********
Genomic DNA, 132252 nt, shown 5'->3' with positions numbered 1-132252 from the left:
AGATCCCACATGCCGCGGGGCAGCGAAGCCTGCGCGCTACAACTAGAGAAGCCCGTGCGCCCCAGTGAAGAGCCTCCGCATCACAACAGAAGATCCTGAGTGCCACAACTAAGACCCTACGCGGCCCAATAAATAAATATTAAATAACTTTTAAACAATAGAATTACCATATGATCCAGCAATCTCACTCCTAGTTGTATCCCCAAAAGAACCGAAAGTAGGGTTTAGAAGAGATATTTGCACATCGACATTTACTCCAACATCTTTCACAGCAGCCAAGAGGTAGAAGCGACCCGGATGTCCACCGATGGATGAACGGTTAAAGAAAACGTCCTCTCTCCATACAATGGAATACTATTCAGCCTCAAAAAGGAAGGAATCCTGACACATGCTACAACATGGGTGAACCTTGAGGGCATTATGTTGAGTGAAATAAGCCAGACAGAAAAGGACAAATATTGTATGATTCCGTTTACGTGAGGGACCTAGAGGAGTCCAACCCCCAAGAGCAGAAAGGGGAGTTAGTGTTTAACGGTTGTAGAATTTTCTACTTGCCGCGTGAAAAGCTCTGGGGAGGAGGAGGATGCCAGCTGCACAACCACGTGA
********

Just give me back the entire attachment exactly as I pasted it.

Genomic DNA, 132252 nt, shown 5'->3' with positions numbered 1-132252 from the left:
AGATCCCACATGCCGCGGGGCAGCGAAGCCTGCGCGCTACAACTAGAGAAGCCCGTGCGCCCCAGTGAAGAGCCTCCGCATCACAACAGAAGATCCTGAGTGCCACAACTAAGACCCTACGCGGCCCAATAAATAAATATTAAATAACTTTTAAACAATAGAATTACCATATGATCCAGCAATCTCACTCCTAGTTGTATCCCCAAAAGAACCGAAAGTAGGGTTTAGAAGAGATATTTGCACATCGACATTTACTCCAACATCTTTCACAGCAGCCAAGAGGTAGAAGCGACCCGGATGTCCACCGATGGATGAACGGTTAAAGAAAACGTCCTCTCTCCATACAATGGAATACTATTCAGCCTCAAAAAGGAAGGAATCCTGACACATGCTACAACATGGGTGAACCTTGAGGGCATTATGTTGAGTGAAATAAGCCAGACAGAAAAGGACAAATATTGTATGATTCCGTTTACGTGAGGGACCTAGAGGAGTCCAACCCCCAAGAGCAGAAAGGGGAGTTAGTGTTTAACGGTTGTAGAATTTTCTACTTGCCGCGTGAAAAGCTCTGGGGAGGAGGAGGATGCCAGCTGCACAACCACGTGA